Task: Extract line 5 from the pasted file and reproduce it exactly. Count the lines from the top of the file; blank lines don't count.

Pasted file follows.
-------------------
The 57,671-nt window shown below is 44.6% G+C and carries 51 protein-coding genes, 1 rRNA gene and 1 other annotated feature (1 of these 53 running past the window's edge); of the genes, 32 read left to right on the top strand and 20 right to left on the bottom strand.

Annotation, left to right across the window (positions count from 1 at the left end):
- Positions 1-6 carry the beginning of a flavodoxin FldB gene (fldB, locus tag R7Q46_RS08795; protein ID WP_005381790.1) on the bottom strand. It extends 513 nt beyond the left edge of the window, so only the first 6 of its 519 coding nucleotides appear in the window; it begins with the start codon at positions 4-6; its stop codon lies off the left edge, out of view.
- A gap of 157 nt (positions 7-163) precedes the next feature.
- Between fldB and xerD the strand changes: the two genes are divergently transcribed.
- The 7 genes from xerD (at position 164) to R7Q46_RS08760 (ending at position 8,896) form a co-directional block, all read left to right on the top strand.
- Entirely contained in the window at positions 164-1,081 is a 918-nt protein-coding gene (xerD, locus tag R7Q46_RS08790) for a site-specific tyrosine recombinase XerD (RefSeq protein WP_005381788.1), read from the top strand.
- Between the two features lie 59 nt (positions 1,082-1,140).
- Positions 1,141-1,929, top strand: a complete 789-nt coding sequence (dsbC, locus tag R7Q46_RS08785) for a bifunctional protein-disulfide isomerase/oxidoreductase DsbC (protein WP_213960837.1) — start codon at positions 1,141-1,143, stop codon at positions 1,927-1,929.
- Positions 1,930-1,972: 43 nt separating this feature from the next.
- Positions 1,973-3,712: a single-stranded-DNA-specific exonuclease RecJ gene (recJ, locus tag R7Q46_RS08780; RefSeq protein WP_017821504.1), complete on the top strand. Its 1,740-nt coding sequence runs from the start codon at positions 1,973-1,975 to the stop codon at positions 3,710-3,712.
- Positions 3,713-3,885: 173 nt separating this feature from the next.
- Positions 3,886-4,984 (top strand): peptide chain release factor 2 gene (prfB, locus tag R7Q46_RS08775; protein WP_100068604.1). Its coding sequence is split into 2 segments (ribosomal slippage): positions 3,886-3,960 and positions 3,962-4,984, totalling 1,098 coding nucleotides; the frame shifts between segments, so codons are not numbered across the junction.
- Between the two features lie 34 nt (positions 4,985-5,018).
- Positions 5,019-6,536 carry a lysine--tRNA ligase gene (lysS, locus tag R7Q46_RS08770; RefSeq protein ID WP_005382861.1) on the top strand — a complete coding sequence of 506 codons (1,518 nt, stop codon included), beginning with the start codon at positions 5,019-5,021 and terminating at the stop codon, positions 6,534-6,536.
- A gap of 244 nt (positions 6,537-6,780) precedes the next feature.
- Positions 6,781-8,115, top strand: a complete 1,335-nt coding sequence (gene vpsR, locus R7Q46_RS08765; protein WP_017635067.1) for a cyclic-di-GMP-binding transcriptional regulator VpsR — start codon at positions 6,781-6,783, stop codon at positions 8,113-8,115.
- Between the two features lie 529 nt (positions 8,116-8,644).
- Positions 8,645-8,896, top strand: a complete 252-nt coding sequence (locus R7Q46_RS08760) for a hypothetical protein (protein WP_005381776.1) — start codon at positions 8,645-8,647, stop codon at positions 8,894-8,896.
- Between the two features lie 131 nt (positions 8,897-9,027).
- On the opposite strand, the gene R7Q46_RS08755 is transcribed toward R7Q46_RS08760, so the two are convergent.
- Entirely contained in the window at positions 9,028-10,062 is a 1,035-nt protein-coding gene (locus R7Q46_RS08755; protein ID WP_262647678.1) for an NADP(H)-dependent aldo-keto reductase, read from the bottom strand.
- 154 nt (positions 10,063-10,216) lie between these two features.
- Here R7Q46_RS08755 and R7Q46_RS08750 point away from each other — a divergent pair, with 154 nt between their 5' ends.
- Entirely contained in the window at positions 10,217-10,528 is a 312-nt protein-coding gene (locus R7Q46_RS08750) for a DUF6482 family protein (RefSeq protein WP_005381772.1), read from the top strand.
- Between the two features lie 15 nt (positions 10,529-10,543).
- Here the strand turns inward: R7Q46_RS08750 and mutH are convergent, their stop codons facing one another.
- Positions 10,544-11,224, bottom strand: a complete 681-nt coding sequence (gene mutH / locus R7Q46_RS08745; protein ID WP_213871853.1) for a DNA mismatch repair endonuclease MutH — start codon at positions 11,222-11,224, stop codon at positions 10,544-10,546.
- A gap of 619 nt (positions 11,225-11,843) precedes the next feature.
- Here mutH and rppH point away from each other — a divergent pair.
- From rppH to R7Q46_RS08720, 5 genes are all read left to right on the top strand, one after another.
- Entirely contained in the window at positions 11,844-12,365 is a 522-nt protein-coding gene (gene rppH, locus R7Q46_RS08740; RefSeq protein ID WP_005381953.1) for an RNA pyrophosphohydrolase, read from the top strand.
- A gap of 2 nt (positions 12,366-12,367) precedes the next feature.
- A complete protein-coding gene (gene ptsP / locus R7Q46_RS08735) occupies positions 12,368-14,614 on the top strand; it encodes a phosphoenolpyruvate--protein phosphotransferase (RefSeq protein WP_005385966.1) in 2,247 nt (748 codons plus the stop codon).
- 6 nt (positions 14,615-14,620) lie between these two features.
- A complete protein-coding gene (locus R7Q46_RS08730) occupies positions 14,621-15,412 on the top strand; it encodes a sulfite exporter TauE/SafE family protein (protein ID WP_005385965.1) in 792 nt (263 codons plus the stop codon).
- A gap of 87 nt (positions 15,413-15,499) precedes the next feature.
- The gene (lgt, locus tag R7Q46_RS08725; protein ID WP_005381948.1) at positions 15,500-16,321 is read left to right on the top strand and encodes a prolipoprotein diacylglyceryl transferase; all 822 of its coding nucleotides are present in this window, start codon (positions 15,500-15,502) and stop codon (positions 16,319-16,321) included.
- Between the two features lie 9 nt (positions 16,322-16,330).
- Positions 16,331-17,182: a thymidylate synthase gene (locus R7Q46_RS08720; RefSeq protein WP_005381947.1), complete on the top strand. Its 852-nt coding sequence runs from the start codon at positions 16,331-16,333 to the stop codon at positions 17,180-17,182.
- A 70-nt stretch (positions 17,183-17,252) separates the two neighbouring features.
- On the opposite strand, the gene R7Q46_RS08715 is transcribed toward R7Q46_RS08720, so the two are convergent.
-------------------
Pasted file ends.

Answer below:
- Between fldB and xerD the strand changes: the two genes are divergently transcribed.